Is there such a thing as a comeback in track?
One happened Thursday afternoon as the Mt. Spokane boys took over first place in the Greater Spokane League and, in so doing, snapped Mead’s 66-dual-meet winning streak dating back to 2007.
The Wildcats swept the 3,200 meters to pull within striking distance, setting up a winner-take-all race in the 1,600 relay.
Roy Hyatt, who had been denied a victory in a photo finish in the 200 earlier, anchored the relay, holding off Mead’s Garret Norris as the Wildcats ran a season-best time by 6 seconds giving his team a 74-71 victory.
It was sweet redemption for Hyatt, who thought he had won the 200 only to find out that Mead’s Sam Brown outleaned him at the tape. Brown’s win was confirmed by the automatic-timing camera at the finish line. Brown’s time was 23.03 seconds, two hundredths ahead of Hyatt.
“I was so inspired,” Hyatt said. “We stopped their streak. All that matters is we got them in the (1,600 relay).”
Hyatt teamed with Jacob Krantz, David Hipes and Cam Goodwin to finish in a time of 3:25.46. Mead’s time of 3:26.33 also was a season best by nearly 3 seconds.
“This is huge. I don’t know what to tell you,” an emotional Mt. Spokane coach and Mead graduate Pat Kostecka said. “When people buy in and believe it’s something special. Our coaches are amazing and these kids are amazing.”
Mead’s current streak dated to 2007. Kostecka’s brother, Joe, was Mt. Spokane’s coach in 1999 when the Wildcats ended a 157-dual-meet winning streak by the Panthers.
Another Mead streak is in jeopardy. Mt. Spokane moved to 6-0 and with a win next week at Central Valley would stop Mead’s consecutive league titles streak at six.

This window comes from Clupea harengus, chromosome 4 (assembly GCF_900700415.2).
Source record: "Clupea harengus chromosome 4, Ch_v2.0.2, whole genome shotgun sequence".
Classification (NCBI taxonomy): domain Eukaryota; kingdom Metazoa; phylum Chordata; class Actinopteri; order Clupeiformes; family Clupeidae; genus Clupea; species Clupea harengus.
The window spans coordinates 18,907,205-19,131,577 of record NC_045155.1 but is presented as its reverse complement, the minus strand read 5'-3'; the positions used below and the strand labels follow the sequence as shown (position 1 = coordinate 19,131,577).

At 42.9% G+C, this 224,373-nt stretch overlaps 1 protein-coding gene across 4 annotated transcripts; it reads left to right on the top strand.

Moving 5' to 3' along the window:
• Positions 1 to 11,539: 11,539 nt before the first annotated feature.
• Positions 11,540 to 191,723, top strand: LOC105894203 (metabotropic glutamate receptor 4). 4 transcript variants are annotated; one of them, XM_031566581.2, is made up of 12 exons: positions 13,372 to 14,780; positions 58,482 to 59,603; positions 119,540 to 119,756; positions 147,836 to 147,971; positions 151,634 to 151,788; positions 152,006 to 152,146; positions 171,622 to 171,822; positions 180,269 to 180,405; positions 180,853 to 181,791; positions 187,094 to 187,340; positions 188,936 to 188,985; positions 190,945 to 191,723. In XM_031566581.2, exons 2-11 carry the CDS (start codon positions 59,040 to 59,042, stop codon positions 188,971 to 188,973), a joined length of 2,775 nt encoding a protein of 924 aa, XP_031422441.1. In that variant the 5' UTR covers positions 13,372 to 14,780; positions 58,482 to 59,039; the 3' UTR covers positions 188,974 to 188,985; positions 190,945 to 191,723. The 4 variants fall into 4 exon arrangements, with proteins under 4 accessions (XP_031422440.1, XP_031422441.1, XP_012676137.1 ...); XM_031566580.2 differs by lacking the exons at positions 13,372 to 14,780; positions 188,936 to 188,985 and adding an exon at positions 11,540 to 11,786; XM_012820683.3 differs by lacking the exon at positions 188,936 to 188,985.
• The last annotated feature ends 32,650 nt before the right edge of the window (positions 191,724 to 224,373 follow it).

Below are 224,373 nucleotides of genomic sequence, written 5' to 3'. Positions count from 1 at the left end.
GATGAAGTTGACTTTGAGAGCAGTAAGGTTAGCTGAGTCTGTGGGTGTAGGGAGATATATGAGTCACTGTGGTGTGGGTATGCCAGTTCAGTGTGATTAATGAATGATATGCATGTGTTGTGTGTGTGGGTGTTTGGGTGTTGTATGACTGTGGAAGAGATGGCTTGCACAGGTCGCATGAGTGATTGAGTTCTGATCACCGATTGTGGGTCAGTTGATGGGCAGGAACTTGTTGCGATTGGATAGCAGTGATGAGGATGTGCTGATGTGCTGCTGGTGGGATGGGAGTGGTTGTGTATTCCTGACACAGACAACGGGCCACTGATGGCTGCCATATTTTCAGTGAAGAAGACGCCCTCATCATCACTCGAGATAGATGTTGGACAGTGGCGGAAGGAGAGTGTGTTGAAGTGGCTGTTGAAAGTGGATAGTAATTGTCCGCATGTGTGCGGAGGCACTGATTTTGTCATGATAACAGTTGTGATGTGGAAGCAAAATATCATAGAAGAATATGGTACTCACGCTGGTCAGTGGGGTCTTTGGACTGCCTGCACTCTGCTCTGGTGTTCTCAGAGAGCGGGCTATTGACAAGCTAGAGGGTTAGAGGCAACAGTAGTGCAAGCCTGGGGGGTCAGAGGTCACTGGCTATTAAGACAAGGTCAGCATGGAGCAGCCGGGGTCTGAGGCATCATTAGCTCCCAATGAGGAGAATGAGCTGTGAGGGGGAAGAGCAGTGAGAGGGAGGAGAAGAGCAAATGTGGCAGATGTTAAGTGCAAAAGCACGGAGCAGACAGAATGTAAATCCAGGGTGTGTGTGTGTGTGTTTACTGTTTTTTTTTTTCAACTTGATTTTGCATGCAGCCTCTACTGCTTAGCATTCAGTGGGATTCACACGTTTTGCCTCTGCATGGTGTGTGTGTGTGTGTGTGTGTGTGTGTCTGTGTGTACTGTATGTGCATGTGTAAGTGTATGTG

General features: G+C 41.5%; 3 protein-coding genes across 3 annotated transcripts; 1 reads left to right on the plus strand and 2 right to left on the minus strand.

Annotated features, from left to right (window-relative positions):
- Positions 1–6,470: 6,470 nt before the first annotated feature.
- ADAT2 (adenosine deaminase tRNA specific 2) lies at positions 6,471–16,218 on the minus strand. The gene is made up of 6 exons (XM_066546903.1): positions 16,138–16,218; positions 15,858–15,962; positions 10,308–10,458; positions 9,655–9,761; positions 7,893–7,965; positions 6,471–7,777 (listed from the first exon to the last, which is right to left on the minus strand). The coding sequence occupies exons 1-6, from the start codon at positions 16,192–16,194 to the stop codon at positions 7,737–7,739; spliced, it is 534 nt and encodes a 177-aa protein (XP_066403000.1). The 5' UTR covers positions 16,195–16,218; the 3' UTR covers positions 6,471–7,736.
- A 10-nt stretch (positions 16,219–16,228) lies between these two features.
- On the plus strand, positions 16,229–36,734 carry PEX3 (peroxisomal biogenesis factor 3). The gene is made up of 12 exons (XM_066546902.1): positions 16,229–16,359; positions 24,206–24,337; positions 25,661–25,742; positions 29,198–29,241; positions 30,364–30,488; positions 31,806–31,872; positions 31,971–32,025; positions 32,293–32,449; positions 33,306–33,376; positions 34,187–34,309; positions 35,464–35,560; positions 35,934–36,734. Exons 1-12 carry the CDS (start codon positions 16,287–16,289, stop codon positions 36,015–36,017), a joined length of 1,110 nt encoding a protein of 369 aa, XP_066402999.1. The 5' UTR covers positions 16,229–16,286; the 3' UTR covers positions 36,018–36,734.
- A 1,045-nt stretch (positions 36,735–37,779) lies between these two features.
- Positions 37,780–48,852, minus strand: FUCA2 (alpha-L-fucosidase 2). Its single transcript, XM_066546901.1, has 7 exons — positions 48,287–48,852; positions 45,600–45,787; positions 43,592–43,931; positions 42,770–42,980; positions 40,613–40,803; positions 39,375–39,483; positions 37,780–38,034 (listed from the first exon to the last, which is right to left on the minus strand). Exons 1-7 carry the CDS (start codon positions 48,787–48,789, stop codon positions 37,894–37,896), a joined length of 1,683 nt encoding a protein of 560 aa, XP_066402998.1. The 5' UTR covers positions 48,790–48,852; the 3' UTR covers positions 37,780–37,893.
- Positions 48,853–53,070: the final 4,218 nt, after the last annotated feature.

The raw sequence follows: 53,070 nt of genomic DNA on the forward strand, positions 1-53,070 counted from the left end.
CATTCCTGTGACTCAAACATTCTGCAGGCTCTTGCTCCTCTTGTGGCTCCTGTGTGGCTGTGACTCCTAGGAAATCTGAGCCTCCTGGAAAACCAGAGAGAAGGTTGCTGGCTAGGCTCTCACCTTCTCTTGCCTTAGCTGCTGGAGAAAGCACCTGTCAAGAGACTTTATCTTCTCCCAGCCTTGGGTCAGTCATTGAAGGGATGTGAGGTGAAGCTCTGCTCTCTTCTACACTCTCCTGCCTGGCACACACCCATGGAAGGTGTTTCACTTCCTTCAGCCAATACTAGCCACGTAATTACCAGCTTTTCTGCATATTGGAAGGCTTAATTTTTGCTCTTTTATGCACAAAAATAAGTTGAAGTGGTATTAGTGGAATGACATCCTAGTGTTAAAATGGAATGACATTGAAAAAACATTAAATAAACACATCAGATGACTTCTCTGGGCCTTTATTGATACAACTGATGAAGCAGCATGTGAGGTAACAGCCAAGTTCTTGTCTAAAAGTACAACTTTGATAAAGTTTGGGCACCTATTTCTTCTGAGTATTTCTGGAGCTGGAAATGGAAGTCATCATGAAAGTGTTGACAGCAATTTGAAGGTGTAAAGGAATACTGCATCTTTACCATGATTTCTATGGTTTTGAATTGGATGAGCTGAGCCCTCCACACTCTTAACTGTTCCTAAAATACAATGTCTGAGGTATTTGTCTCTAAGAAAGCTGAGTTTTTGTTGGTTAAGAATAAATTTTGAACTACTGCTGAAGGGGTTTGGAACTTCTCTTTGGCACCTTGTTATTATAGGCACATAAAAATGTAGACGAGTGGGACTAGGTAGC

Mead coach John Mires expressed no disappointment.
“To have a throwdown in our backyard and to have a phenomenal (in-district) battle to be that close, you couldn’t ask for more,” Mires said. “It couldn’t have happened to a better group of guys. Might as well keep the love in our district. It was a perfect epic dual meet.”
The team’s strengths were evident. Mead (6-1) swept the 110 and 300 hurdles and Mt. Spokane, led by John Dressel, outscored the Panthers 25-2 in the 800, 1,600 and 3,200.
Dressel won the 3,200 (9:51.73) and was second to teammate Jacob Vandenberg in the 800 and 1,600.
Mead’s Sam Johnson won the 110 hurdles in 14.98 seconds and the Panthers’ Bryan Anderson took first in the 300 (40.26).
The Panthers got an unexpected victory out of injury-plagued Josh Richter in the javelin. He threw 190-7 – a personal best by more than five feet.
Richter missed last season when he suffered a broken elbow at the end of the basketball season. Then while warming up for Mead’s first dual, he threw his back out.
He was ordered to rest for two weeks. He tested his back last week in a junior varsity dual. Thursday was his first varsity dual in about a year and a half.
“I knew it was there,” Richter said of the big throw. “I just went for it. I’ve been working hard in practice and it paid off.”
Hyatt also anchored the winning 400 relay as he combined with Krantz, Dakota Hipes and Zach Vogel. The Wildcats and Panthers were each credited with times of 43.74 as Hyatt held off Johnson at the finish.
“They had a faster time than us coming into the meet,” Hyatt said. “We were the underdog.”
Hyatt said the Wildcats are looking forward to the final meet at CV.
“We’ll have a hard workout Monday like always, medium workout on Tuesday, handoffs (for relays) on Wednesday and then take care of business on Thursday,” he said. “No one can stop us in the GSL.”
The Idaho Lottery is returning more than $49.5 million to the state after seeing a record high in the lottery’s history of end-of-the-year dividends. Director Jeff Anderson announced Tuesday that ...
1st District Congressman Raul Labrador has launched a “Conversations with the Congressman” tour that he says will hit all 19 counties in Idaho’s 1st Congressional District; he’s in Wallace at ...
CAMPING -- No worries about eating that Mountain House freeze-dried food you haven't used since buying it in the early 90s when BILL Clinton was running for president. The company ...
A GRIP ON SPORTS • One professional era came to end yesterday in Seattle. And another continued. Odd, isn’t it, both came on the same day? Read on.
sponsored According to two 2015 surveys, 62 percent of Americans do not have enough savings to handle an unexpected emergency, much less any long-term plans.